Youth Involvement at COP 17
A striking feature of the 17th Conference of Parties (COP17) is the extensive youth involvement. The International Convention Centre in Durban is constantly abuzz with young interns and volunteers from various delegations, including some delegations exclusively comprised of young people. The youth network is surprisingly extensive, and this presence is not unnoticed by negotiators.
One party delegate from Bangladesh works exclusively to empower youth to engage in international climate change discussions in conjunction with the British Council’s international “Climate Generation” project. When the delegate realized Bangladeshi youth’s need and demand to recognize its country as particularly vulnerable to climate change, he founded the Bangladesh Youth Movement for Climate. Jonathan Pershing, the U.S. Deputy Special Envoy for Climate Change and head U.S. delegate for the first week of the conference, held a meeting particularly to address youth delegates from the United States. During the Q&A after Pershing spoke, many young delegates engaged Pershing with their timely, thoughtful, and difficult questions. Although their inquiries did not shake Pershing (as was hoped), their dedication to working towards successful international climate change negotiations, and recognizing the U.S.’s shortcomings in the matter, was clear.
YOUNGO (Youth Nongovernmental Organizations) represents around 50 youth organizations from different countries. This year, YOUNGO was awarded full constituency status, so its delegates are allowed to speak, or “intervene,” in COP meetings and took full advantage of the opportunity. They were scheduled to intervene in five different large meetings during the first week, and Thursday was “Young and Future Generations’ Day.” In a meeting regarding a carbon market mechanism that provides for the implementation of emission reducing projects in developing countries, a YOUNGO delegate raised various concerns. These concerns included the mechanism’s neglect of least developed countries because of its bias towards rapidly emerging economies, the underutilized opportunity for technology transfer, and two projects that were registered despite their contribution to human rights abuses. The youth constituency’s intervention received applause from the plenary, a rare occurrence in the large COP meetings.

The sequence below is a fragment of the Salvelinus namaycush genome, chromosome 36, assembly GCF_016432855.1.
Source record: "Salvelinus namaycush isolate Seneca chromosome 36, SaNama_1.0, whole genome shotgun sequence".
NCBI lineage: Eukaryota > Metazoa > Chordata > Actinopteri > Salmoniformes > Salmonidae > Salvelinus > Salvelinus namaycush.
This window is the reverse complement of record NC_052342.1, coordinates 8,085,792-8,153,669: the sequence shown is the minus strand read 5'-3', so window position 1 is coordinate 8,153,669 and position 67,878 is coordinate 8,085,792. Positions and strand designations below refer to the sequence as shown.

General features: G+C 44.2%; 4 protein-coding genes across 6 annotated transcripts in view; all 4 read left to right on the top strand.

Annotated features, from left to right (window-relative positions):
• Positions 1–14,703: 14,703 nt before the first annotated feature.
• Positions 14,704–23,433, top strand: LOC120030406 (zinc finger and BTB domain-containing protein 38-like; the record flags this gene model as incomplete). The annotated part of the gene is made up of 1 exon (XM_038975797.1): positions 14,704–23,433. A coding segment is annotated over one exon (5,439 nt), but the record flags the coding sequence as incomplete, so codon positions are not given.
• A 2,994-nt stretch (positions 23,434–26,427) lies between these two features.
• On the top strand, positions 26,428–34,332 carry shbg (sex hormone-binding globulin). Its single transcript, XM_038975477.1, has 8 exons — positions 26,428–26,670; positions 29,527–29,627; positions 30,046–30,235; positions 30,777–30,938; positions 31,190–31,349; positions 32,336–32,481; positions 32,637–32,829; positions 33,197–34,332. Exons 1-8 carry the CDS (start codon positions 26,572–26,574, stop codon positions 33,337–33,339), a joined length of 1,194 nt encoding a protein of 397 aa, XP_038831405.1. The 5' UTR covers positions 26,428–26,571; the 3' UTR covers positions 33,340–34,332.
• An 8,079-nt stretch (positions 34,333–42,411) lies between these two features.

Many believe that a consensus upon a future legally binding international climate change agreement under the UNFCCC process is unlikely, if not impossible, considering the current financial and political conditions. Whether the youth organizations’ optimism is wrongly or rightly placed, it shows a strong will in individuals worldwide to continue international climate change negotiations with the next generation. Perhaps they will learn from their predecessors and be able to provide for a better outcome in the future.